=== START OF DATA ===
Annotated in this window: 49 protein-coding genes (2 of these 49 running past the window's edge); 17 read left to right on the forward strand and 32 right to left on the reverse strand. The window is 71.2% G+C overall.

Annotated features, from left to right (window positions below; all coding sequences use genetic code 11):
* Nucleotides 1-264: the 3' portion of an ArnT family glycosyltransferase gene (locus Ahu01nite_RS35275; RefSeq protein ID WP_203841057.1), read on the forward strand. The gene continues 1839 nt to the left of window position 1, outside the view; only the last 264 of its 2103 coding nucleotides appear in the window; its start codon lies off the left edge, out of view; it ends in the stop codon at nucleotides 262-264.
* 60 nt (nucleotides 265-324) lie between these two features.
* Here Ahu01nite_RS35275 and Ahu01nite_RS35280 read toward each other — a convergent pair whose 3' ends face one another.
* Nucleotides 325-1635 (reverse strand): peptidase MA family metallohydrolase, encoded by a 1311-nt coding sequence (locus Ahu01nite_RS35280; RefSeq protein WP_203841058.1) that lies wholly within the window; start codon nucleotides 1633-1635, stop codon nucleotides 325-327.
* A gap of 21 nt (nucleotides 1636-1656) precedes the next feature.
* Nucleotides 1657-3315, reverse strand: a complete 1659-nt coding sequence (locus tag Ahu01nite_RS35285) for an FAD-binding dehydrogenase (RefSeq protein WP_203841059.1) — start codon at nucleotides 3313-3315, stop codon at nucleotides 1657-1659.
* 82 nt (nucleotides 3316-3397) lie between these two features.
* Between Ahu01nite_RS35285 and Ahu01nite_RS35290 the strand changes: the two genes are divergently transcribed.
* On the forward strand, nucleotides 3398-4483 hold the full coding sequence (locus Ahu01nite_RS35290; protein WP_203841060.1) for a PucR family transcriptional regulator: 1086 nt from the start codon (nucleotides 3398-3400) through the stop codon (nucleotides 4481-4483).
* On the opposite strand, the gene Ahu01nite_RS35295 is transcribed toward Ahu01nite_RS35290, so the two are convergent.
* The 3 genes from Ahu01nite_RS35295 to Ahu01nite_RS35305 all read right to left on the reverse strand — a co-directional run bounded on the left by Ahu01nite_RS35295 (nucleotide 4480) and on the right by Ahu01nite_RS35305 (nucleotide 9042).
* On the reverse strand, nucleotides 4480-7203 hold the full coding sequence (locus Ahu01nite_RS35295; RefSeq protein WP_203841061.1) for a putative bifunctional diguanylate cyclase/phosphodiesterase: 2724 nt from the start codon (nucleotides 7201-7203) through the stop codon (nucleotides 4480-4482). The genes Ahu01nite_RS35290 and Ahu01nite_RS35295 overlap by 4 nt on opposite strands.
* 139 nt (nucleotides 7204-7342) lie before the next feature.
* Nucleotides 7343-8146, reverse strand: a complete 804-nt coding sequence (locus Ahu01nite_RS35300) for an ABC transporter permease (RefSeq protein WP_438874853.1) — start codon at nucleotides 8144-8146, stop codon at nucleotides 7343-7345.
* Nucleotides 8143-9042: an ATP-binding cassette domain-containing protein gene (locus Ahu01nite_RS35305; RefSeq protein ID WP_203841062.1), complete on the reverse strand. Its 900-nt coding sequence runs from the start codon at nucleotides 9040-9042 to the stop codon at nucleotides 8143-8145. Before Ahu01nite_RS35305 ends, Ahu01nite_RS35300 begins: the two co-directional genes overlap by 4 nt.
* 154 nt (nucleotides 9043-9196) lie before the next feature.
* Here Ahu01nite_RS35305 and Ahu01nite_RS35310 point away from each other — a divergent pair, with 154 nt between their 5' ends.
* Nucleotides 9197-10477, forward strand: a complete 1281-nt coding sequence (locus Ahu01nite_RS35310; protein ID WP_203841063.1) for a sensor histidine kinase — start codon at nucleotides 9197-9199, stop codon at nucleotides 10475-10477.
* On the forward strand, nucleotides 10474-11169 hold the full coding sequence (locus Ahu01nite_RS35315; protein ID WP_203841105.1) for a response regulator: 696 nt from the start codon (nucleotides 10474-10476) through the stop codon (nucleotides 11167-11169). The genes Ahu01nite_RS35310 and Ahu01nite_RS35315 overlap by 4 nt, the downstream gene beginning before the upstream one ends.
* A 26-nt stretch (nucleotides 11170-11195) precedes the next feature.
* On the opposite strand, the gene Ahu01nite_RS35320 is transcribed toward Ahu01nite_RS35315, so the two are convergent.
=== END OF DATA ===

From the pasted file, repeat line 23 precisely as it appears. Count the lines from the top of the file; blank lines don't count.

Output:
* On the opposite strand, the gene Ahu01nite_RS35320 is transcribed toward Ahu01nite_RS35315, so the two are convergent.